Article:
These services may be affected by World Radiocommunication Conference decisions.
Space-borne passive sensing for meteorological applications is performed in bands allocated to the Earth exploration-satellite (passive) and meteorological satellite services. Passive sensing requires the measurement of naturally-occurring radiations, usually of very low power levels, which contain essential information on the physical process under investigation.
The relevant frequency bands are determined by fixed physical properties (molecular resonance) that cannot be changed or ignored. These physical properties cannot be duplicated in other bands.
Even low levels of interference received by a passive sensor may degrade its data.
For passive sensing bands shared with active services, the situation tends to be more and more critical with the increased density of terrestrial active devices, and serious cases of interference are already reported.
Space-borne active sensing, performed in particular by altimeters and scatterometers for ocean and ice studies, and by rain and cloud radars, provides important information on the state of the ocean and land surfaces and atmospheric phenomena.
Surface-based meteorological radars and wind-profiler radars are important instruments, providing essential measurements of precipitation and other weather elements. This is especially useful for nowcasting, (the detailed description of weather for 0 to 6 hours) of rapidly evolving conditions.
Meteorological radar networks often represent the last line of defence in a disaster warning strategy against loss of life and property in flash flood or severe storm events.
Meteorological aids systems, mainly radiosondes, are the main source of atmospheric in situ measurements with high vertical resolution (temperature, relative humidity and wind speed) to provide real time vertical atmospheric profiles that are and will remain essential for operational meteorology, including weather analysis prediction and warnings, as well as for climate monitoring. In addition, these in situ measurements are essential for calibrating space-borne remote sensing, in particular passive.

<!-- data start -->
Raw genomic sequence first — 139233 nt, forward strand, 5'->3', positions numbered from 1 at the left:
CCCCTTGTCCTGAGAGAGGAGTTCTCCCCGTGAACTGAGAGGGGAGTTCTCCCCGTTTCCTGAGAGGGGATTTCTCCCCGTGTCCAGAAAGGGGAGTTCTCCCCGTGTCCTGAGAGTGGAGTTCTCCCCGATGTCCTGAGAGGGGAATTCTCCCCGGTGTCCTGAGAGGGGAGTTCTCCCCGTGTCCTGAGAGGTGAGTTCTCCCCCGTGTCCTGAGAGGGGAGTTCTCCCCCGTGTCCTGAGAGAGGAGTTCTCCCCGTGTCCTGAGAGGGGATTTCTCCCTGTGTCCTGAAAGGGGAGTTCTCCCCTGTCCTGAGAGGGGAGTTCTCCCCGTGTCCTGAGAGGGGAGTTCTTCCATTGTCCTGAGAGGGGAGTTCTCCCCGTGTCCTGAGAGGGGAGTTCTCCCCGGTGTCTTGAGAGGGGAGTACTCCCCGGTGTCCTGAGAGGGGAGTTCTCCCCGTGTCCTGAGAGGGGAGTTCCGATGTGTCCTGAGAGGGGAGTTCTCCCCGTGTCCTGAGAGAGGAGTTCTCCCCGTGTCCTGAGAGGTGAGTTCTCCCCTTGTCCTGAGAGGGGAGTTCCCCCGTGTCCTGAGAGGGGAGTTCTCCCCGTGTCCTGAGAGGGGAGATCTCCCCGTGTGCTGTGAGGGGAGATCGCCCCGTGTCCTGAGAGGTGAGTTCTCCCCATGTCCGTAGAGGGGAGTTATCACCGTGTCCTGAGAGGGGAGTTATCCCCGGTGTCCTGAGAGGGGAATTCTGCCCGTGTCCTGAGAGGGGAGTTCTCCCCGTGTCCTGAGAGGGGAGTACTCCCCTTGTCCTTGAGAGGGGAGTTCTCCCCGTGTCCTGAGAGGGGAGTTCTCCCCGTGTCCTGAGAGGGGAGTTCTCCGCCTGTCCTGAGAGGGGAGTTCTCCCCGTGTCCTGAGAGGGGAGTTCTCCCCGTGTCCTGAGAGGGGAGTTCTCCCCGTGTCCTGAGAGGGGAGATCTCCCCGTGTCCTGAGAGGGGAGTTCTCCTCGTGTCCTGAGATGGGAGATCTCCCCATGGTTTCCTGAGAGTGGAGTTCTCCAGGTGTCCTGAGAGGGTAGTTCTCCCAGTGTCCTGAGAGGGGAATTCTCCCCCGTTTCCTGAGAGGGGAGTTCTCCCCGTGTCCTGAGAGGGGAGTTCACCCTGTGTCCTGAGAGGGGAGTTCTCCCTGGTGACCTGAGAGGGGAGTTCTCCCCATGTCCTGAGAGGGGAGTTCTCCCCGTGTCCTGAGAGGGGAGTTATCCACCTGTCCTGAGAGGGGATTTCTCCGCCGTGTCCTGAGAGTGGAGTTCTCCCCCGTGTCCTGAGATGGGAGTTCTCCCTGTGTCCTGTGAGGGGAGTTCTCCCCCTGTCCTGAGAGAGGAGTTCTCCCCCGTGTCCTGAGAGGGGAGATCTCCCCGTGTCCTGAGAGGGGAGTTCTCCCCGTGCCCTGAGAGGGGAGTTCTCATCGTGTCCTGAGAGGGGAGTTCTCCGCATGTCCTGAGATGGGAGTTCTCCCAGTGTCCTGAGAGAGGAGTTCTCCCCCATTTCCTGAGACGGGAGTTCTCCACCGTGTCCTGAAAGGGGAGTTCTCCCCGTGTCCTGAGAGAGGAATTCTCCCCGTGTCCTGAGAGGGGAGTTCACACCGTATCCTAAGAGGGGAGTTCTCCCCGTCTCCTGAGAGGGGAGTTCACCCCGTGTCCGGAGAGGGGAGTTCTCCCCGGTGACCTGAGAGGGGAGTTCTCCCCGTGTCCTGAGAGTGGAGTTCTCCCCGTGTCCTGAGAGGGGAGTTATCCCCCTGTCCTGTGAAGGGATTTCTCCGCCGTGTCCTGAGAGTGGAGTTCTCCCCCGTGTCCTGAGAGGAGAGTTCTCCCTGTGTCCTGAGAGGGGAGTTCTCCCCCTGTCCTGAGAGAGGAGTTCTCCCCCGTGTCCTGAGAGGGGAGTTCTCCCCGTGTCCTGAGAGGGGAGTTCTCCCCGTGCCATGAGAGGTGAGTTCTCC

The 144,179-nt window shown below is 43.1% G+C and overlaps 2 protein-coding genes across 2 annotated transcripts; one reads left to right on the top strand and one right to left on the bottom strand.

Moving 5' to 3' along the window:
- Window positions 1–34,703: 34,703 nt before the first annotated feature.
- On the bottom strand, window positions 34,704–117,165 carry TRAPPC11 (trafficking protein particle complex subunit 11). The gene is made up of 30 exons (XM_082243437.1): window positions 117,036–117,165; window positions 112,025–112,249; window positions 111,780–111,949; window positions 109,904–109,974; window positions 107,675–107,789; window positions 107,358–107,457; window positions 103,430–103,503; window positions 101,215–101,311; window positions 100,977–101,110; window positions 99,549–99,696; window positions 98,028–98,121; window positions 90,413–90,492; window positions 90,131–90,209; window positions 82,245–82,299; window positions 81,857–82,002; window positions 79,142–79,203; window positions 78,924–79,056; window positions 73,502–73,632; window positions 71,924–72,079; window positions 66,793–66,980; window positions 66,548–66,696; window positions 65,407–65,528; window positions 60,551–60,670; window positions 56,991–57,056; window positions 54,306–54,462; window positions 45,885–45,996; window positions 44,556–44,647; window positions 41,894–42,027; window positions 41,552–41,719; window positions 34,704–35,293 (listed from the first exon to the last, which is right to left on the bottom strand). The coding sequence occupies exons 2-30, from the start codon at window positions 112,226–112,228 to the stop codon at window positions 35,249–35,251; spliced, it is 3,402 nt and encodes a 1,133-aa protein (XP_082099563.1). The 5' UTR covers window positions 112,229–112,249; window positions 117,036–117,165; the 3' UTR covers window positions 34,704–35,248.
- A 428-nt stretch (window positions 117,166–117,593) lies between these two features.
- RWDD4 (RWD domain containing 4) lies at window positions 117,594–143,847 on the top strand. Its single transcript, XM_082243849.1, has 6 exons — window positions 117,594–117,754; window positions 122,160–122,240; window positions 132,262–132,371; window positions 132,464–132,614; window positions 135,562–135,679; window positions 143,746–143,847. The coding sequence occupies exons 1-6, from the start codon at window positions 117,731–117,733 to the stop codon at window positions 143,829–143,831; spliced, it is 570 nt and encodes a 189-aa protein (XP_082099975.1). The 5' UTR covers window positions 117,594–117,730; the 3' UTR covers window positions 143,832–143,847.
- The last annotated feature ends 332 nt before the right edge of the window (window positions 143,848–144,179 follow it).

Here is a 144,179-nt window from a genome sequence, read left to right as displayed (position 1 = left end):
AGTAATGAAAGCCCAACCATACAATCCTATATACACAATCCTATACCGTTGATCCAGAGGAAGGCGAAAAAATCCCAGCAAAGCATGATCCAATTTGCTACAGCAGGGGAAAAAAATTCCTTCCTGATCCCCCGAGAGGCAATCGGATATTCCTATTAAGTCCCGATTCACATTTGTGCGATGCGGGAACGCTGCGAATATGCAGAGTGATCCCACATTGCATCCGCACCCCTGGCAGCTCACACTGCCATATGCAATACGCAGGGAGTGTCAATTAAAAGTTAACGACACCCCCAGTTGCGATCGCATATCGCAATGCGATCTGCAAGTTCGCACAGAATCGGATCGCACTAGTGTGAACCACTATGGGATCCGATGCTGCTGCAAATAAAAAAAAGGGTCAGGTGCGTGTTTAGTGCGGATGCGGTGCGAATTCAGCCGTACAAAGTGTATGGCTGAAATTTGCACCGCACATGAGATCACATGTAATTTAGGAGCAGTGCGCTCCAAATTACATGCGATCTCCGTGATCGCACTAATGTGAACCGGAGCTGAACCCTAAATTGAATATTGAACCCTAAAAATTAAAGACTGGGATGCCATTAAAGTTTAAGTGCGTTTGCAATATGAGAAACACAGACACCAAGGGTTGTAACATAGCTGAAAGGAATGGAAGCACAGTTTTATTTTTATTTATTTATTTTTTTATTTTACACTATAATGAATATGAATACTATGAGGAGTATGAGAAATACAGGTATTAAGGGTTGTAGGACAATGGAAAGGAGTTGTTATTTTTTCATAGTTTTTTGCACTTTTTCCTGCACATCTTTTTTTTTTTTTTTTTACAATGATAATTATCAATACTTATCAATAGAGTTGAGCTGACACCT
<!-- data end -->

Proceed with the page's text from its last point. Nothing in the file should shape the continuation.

Also of great importance is the availability of sufficient and well-protected Earth exploration and meteorological-satellite services frequency spectrum for telemetry/telecommand as well as for satellite downlink of the collected data.
Fixed-satellite service systems, through commercial payloads in the C-band ((3400-4200 MHz), L-Band frequencies of 1695-1710 MHz and the Ku Band (10700-11700 MHz), are used globally to disseminate weather, water and climate related information, including disaster warnings to meteorological agencies and user communities. A large part of the population, in particular in developing countries, is heavily dependent on the use of C-Band satellites, for instance in areas where heavy rain in tropical and equatorial zones makes the use of any other telecommunication support impractical.
Notes to Editors:
The Sixteen World Meteorological Congress (Geneva, May 2011) “…agreed that the protection of frequencies used for meteorological purposes is of direct and vital interest to the international meteorological community and reiterated its full support for radio-frequency activities. It urged the pursuance of, in an organized manner, the continuous review of regulatory and technical matters related to radio-frequencies for operational and research meteorological and
For more information please contact:
Clare Nullis, Press Officer, Communications and Public Affairs,
Tel: +(41 22) 730 8478; 41-79) 7091397 (cell)
e mail: cnullis(at)wmo.int related environmental activities.